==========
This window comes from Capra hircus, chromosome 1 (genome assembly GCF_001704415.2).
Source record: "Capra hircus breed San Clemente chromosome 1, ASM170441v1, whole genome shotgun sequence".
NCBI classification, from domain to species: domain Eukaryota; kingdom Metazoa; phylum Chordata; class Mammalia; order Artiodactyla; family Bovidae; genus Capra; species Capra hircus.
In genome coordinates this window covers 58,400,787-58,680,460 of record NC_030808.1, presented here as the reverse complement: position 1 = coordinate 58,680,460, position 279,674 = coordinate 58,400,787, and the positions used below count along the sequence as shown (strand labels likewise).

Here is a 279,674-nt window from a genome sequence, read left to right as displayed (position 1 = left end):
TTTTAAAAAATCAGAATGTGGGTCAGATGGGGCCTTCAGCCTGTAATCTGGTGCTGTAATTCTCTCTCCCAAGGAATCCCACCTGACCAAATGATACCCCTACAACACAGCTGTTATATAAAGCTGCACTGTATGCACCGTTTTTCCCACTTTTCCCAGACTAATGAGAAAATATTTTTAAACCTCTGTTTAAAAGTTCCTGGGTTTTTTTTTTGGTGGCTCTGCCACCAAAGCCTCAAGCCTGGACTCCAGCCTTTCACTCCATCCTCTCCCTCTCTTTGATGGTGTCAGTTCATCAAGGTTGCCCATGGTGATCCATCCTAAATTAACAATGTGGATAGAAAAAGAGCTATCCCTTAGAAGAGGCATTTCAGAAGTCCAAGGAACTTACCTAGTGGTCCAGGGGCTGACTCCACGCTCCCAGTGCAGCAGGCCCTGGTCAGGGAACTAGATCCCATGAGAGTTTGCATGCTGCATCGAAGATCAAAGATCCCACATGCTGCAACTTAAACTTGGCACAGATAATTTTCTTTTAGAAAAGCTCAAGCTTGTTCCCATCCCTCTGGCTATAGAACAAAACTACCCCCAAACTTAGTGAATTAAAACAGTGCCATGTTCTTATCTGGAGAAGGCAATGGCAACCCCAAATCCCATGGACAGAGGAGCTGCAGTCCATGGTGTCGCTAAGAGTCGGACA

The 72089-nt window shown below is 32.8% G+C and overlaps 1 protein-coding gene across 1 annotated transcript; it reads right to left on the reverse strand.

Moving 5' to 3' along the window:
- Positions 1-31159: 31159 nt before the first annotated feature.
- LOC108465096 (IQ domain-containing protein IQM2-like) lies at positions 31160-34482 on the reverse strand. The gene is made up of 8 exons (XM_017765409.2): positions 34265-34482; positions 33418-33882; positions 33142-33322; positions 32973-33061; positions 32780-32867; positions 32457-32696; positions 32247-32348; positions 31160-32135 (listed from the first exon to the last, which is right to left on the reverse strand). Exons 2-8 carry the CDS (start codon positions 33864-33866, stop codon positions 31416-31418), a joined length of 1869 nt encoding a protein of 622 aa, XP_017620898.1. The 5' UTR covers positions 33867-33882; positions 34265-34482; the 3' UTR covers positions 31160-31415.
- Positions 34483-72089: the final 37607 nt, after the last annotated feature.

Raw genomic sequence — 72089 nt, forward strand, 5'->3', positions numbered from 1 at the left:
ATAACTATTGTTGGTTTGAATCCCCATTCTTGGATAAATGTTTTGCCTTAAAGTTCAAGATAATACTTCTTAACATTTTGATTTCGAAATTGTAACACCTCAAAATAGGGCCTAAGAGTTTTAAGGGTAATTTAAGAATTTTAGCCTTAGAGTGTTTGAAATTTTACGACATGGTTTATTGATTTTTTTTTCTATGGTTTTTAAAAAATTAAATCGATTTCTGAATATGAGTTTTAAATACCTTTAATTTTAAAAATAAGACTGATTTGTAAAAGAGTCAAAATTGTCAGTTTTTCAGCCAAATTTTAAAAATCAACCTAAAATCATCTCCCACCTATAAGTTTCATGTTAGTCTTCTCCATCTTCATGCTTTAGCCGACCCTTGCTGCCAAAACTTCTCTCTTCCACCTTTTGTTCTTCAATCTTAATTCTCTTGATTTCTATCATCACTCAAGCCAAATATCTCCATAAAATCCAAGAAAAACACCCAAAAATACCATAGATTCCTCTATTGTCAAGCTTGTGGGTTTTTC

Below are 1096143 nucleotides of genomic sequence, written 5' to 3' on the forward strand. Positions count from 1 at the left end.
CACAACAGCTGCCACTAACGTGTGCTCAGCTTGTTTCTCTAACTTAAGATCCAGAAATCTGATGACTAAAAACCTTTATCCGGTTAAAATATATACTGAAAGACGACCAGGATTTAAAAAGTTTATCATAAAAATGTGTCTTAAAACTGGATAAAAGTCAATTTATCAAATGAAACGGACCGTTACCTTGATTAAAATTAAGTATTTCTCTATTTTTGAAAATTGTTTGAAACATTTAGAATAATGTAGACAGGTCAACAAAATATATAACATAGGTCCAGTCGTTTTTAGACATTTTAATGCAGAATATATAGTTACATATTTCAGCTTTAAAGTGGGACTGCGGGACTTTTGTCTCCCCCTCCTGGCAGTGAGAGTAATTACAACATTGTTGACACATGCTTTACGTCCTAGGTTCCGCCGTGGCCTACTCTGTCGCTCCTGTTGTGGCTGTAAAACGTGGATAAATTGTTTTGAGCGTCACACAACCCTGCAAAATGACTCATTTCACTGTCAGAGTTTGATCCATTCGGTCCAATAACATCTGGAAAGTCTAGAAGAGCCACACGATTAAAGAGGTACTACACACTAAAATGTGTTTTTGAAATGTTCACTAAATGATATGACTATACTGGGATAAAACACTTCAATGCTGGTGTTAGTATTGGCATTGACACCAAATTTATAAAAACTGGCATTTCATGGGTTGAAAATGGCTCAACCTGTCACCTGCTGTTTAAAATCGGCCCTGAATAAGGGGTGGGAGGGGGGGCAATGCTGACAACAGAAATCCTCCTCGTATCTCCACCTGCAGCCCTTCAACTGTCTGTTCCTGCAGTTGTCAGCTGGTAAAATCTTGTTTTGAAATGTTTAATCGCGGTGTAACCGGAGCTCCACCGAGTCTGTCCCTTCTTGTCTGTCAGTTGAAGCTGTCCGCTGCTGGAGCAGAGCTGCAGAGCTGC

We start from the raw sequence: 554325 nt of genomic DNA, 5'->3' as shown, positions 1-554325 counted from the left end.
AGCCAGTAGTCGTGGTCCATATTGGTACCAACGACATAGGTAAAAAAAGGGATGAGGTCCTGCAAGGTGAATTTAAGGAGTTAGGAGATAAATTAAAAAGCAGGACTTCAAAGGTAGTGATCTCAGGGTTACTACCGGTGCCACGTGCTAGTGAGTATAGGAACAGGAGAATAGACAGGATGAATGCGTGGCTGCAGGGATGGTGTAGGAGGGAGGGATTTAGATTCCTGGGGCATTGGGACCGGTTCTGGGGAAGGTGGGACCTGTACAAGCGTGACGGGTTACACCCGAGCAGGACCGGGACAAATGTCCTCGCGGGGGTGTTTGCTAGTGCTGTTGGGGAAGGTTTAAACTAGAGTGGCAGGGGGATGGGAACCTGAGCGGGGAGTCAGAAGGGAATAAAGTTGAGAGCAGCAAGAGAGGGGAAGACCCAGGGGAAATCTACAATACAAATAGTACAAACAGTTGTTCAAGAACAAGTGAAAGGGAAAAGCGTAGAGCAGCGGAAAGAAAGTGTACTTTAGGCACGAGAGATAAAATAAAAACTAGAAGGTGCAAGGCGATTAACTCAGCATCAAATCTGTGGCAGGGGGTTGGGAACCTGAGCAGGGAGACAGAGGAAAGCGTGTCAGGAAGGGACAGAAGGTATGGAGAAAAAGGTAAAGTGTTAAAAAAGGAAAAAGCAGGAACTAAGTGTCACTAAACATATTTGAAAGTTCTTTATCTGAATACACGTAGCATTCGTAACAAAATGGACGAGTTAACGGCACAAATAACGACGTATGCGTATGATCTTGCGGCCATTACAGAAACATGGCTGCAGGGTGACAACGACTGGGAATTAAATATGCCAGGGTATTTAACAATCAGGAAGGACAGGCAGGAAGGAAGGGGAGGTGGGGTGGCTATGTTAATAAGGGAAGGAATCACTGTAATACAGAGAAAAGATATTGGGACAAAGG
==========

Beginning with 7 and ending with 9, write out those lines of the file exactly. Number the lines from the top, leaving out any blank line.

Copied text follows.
The 72089-nt window shown below is 32.8% G+C and overlaps 1 protein-coding gene across 1 annotated transcript; it reads right to left on the reverse strand.

Moving 5' to 3' along the window:
- Positions 1-31159: 31159 nt before the first annotated feature.